Horsham Museum & Art Gallery’s latest exhibition, Accents on The Landscape – Ancient Churches of West Sussex, comprises a canon of watercolours by the celebrated British watercolourist Gordon Rushmer.

I catch up with Gordon as I open the exhibition and ask him about the inspiration behind his latest body of work. He replies “I am nostalgic for the past – my childhood in the South Country of fifty or sixty years ago.” Gordon’s comments resonate with Hilaire Belloc’s famous poem The South Country and the writer’s yearning for Sussex, her people and landscape.

Gordon’s paintings provide a valuable contemporary record of these churches continuing in the British watercolour tradition, but there is something more to these rich watercolours. He depicts these ancient, sacred places in perfect harmony with the Sussex landscape. Like this gifted artist the churches appear rooted in the landscape. Gordon says “When I paint it’s a spontaneous response to what I perceive – the meanings often reveal themselves later. My paintings often start with an idea which can take a year to come together.”

I begin to understand that the stillness evident in many of his paintings comes out of a process of reflection. Once Gordon has discerned what it is he wants to convey he works from his photographs and sketches made in the field. The pictures record the memory of a particular moment which transcends time and the purely visual.

Gordon Rushmer’s detail of an 11th century fresco at Coombes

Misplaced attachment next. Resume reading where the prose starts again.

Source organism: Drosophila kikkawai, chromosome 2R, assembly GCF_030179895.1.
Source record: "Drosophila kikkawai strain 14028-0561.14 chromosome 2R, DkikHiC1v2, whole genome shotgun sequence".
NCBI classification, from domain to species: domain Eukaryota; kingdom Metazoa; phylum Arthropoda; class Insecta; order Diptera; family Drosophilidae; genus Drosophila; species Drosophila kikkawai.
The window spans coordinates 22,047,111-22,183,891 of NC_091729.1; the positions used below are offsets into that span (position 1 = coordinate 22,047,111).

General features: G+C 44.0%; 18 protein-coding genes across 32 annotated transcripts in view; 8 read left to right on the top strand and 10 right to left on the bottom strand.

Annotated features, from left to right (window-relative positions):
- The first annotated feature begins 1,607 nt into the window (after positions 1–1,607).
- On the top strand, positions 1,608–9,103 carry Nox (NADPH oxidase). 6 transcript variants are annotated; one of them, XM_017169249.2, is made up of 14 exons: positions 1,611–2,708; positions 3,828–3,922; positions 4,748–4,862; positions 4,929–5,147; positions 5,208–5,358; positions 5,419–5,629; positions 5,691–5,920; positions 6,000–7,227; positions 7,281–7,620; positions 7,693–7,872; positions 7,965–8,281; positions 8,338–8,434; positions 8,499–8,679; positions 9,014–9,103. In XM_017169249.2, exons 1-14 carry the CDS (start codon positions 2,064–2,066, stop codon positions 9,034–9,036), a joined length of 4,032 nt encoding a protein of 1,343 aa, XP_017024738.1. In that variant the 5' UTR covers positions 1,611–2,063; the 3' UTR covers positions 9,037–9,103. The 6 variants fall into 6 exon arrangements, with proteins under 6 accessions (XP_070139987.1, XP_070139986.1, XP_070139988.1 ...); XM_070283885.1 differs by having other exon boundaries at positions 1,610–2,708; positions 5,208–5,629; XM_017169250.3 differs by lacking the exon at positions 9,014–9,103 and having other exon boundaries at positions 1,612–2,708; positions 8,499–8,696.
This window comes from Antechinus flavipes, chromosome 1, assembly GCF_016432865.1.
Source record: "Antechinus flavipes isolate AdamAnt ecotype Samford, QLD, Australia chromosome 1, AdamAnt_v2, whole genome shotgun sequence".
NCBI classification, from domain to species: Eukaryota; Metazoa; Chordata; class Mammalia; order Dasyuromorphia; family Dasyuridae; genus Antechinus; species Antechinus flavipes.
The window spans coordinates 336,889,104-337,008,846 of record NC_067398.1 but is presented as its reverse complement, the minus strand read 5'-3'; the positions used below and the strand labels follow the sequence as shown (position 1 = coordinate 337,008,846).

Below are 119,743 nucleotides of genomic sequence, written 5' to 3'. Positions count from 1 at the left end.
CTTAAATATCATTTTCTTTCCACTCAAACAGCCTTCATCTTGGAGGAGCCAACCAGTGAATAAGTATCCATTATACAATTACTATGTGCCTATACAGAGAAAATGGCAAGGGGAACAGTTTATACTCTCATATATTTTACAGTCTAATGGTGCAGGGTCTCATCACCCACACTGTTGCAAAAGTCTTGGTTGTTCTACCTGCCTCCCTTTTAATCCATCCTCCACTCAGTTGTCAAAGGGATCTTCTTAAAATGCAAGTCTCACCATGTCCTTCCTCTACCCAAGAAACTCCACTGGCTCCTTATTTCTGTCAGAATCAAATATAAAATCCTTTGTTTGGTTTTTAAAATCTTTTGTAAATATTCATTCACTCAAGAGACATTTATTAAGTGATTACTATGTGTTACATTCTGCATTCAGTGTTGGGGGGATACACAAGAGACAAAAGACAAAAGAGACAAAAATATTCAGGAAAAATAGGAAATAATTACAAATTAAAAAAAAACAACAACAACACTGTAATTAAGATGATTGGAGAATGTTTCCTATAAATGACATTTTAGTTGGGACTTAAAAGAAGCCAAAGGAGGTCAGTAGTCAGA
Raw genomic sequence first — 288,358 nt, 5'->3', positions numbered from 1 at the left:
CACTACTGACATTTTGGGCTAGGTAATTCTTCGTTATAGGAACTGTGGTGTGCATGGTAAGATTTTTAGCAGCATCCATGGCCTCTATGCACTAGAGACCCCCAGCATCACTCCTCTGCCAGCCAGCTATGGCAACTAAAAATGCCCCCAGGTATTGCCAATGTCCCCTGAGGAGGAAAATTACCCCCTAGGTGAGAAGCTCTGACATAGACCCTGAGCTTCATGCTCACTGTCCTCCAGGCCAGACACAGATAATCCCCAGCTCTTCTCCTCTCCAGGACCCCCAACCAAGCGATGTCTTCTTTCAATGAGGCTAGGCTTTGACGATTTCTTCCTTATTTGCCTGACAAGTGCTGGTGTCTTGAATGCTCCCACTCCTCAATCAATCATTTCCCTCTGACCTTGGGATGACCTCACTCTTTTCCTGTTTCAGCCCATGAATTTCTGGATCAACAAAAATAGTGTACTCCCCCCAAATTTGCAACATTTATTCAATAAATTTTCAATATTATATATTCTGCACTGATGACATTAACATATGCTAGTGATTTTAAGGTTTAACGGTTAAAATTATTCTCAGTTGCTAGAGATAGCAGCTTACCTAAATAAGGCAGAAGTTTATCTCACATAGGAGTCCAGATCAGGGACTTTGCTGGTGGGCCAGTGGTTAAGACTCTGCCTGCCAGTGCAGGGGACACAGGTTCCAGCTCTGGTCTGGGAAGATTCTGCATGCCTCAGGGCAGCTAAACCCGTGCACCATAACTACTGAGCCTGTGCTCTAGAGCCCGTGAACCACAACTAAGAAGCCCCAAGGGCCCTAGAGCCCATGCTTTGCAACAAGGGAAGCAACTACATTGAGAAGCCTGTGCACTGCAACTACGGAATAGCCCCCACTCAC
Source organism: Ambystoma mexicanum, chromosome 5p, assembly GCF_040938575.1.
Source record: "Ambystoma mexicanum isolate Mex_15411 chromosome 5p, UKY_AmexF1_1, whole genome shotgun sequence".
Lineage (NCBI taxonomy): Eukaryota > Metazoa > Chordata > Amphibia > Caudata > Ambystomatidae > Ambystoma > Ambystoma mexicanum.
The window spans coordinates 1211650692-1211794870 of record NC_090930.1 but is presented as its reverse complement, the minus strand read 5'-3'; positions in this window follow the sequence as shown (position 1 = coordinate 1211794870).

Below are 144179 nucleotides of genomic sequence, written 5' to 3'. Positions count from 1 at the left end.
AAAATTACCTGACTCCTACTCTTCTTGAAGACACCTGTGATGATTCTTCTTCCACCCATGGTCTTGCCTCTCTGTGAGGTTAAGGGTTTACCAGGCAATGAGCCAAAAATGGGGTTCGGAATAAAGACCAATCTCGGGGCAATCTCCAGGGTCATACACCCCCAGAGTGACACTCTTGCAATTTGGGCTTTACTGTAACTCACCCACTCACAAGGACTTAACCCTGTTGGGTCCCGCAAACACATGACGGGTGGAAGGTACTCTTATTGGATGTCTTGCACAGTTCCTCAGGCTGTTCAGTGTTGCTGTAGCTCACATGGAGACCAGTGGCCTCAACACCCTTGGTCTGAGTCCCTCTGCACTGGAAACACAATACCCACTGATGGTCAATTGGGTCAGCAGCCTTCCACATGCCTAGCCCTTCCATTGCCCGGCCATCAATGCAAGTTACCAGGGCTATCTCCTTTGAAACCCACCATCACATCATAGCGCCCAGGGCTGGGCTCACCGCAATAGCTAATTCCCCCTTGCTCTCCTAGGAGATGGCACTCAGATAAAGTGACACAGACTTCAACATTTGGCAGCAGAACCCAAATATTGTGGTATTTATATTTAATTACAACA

Gordon Rushmer’s detail of an 11th century fresco at Coombes

Gordon’s journey around the ancient churches of Sussex has been one of returning, of bridging the ancient to the modern. It has been a journey of the interior emotionally and spiritually, as well as in the physical world.

These qualities can be seen in Gordon’s study of Coombes Church which you approach through a farm yard nestling in the lee of the Downs. It is often surrounded by grazing sheep. Inside there are a number of fragmentary 11th century frescoes which Gordon has illustrated.

Gordon Rushmer is an acclaimed war artist. He reflects “I have witnessed both the best and the worst in life. My time in Afghanistan and abroad [with British forces] has informed my perspectives. The stillness of these churches is amplified for me – that contrast between the war and the peace.”

I comment on how his work always seems hope filled and Gordon smiles and agrees.

Artist Gordon Rushmer
Artist Gordon Rushmer

This exhibition has only been possible thanks to the patronage and vision of Horsham Museum & Art Gallery’s Curator Jeremy Knight. The limited edition book by Gordon Rushmer which accompanies the exhibition is beautifully illustrated and will provide an important legacy to the Horsham District Council’s 2019 Year of Culture.

I am delighted that Toovey’s are supporting ‘Accents on The Landscape – Ancient Churches of West Sussex’. It runs at the Horsham District Council Horsham Museum & Art Gallery, The Causeway, Horsham, until 1st June 2019. Entrance to the Museum and exhibition is free. It provides a rare opportunity not only to see, but also to acquire the work of an artist who is represented in the collections of Tate and The Imperial War Museum. For more information go to www.horshammuseum.org or telephone 01403 254959.